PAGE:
San Marino were the pre-tournament clear favourites and they did not fail to let any of us down. Failing to score a single goal and conceding 53 over their ten games in a group that also included the likes of Moldova, Finland and Hungary says it all. 53 goals also meant that they are conceding on average of five a match – over twice as many as Andorra. The flags will be flying and they will be dancing in the fountains in San Marino again tonight – our champions – San Marino! (They also get to keep the trophy having won it three times on the trot).
San Marino have only won one international match in their history – against Liechtenstein 1-0 in 2004. Their overall record is Played 109, Won 1, Drawn 3, Lost 105, Goals Scored 17, Goals Against 464.
Apart from the victory, by far their most famous goal was scored by Davide Gualtieri in 1993. It was scored of course against England in a game in which England kicked off and were 1-0 down in 8.3 seconds – the fastest goal in World Cup qualifying history. Interesting to note that the two teams will be playing one another for the first time since that game in the next World Cup qualifying group.
Gualtieri's goal ranks as my all time number one memory of falling off of my couch whilst watching a game of football. Graham Taylor's England had plummeted to new levels of embarrassment tenfold and it did not matter what the final outcome of that game was going to be – it was San Marino's finest ten seconds of football – probably ever!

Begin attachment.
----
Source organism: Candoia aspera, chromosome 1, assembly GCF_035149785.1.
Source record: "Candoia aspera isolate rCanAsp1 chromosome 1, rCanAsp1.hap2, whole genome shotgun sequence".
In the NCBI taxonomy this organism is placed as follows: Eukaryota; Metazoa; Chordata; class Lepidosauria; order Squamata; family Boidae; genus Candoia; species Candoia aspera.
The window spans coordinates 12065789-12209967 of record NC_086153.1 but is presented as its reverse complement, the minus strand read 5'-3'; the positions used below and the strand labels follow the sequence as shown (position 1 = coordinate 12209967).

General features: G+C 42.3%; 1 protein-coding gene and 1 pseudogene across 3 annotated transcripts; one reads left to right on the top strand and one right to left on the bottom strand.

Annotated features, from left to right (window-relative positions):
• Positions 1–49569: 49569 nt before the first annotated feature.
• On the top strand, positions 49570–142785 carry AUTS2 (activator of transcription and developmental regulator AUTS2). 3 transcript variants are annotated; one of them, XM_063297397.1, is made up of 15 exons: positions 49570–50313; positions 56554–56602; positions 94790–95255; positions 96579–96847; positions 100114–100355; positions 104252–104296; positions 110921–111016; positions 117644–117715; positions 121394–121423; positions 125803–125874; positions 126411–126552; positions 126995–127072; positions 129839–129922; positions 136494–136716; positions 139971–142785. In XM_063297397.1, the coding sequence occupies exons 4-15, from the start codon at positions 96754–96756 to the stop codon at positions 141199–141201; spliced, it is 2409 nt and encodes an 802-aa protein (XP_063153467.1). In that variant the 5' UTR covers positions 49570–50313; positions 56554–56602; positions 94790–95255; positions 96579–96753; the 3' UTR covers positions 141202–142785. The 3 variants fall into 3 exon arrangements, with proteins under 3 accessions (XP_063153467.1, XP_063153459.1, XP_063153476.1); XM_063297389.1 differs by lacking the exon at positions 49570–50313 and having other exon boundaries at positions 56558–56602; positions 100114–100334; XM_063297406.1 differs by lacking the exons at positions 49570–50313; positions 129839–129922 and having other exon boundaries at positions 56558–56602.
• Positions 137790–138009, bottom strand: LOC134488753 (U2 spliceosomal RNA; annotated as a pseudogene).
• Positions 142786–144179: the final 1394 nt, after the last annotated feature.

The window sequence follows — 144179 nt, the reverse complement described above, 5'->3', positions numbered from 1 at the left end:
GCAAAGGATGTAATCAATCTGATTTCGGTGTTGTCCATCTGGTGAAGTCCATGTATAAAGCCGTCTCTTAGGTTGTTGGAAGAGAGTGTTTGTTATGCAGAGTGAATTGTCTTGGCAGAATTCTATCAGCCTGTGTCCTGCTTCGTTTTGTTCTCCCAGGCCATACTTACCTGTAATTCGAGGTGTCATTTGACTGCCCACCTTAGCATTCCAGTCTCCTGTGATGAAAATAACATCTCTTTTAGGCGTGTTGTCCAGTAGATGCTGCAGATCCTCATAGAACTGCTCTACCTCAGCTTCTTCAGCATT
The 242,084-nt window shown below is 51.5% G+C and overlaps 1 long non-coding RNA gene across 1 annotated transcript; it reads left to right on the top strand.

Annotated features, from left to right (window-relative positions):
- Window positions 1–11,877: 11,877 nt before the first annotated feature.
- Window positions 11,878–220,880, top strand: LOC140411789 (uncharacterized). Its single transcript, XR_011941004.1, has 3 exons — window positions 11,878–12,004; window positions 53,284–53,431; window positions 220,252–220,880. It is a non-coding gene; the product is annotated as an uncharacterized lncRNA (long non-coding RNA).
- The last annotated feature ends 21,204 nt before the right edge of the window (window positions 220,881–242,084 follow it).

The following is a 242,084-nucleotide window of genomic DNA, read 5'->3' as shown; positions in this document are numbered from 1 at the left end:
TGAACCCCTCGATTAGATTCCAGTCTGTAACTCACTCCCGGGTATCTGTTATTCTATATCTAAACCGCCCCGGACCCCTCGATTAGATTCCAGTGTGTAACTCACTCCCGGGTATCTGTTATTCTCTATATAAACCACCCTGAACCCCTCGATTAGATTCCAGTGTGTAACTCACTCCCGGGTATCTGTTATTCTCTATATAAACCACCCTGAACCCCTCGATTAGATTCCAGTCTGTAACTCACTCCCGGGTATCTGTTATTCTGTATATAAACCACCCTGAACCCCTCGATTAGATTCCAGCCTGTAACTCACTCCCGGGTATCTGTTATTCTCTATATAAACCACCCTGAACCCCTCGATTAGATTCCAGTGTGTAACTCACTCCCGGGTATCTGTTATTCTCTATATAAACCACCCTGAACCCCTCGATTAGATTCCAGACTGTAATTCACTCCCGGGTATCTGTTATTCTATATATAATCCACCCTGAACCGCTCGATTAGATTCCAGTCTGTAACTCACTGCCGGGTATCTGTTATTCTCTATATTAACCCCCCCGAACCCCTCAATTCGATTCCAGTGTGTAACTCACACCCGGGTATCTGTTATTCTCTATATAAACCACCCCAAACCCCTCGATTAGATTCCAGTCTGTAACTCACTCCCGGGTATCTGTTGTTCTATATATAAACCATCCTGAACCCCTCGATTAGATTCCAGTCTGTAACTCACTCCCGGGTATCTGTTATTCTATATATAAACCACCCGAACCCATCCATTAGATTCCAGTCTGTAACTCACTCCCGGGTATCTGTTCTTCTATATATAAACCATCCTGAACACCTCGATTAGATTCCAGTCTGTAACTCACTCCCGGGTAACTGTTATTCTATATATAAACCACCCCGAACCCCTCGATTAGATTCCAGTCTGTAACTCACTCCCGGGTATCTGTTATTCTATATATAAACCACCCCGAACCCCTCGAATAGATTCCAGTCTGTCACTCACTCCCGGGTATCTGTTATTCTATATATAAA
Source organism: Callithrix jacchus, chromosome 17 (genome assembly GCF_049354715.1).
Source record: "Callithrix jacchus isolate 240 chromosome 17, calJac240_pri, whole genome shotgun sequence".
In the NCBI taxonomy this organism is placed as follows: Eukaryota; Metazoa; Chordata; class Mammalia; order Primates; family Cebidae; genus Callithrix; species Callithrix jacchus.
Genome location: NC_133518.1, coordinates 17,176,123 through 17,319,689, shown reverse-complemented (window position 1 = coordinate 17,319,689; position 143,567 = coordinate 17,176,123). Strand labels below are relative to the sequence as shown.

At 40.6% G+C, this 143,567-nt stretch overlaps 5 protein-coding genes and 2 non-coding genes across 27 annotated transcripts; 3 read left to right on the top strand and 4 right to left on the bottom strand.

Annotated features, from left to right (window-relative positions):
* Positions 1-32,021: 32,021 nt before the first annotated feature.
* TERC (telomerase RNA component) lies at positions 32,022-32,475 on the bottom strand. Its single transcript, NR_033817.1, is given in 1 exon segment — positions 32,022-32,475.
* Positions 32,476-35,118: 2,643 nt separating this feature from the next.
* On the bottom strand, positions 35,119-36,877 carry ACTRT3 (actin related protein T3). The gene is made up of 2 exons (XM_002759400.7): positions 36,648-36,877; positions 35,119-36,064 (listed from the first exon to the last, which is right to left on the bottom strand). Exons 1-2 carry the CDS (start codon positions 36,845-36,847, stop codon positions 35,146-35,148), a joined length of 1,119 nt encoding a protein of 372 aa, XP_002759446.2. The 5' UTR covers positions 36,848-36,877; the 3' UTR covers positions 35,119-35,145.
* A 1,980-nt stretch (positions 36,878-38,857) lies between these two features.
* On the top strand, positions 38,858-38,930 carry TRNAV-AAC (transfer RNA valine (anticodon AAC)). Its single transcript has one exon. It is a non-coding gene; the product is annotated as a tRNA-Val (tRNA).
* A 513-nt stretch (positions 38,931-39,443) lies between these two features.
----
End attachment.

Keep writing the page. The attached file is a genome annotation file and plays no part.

2011 - Manchester City - top of the Premier League and apparently the richest club right now in the world. Luton Town - after several years of financial uncertainty which saw deducted points, they suffered three back to back relegations and have ended up in the Conference (now Blue Square Premier).
1983 - 28 years ago and both teams are battling against relegation from top flight football going into the final game of the season. City have been living off of past glories whilst Luton were trying to survive in their first season since promotion.
In this last match of the season, City were one point ahead of Luton. Swansea and Brighton were already doomed but with this head to head confrontation on the final day City - also with home advantage only needed a draw to stay up.
With just five minutes to go the scoreline was still 0-0 in a match that City would claim that they should have put to bed. Ageing stars such as Dennis Tueart and Asa Hartford were included in the City line-up and both along with big money signing Kevin Reeves had failed to convert any of the chances that they had created.
It was with five minutes to go that the atmosphere of Maine Road would change dramatically thanks to a much lesser known player - the Yugoslav (Serbian) Raddy Antic. His goal would be decisive and send Manchester City down to Division 2 and produce an infamous and uncontrollable dance of joy and emotion from Luton manager David Pleat at the final whistle.
Antic - already in his mid-30's would stay just one more season at Kenilworth Road before retirement but it was in management he would really make his name. Nearly all of his managerial career has been in Spain and he has been the boss at just about all of the big clubs including both Real Madrid and Barcelona and three spells at Atletico Madrid. In 2008 he took over the reigns as the Serbian national coach and led them to the World Cup Finals in South Africa. However, a disappointing finals display saw the Serbs eliminated early and Antic was soon gone too.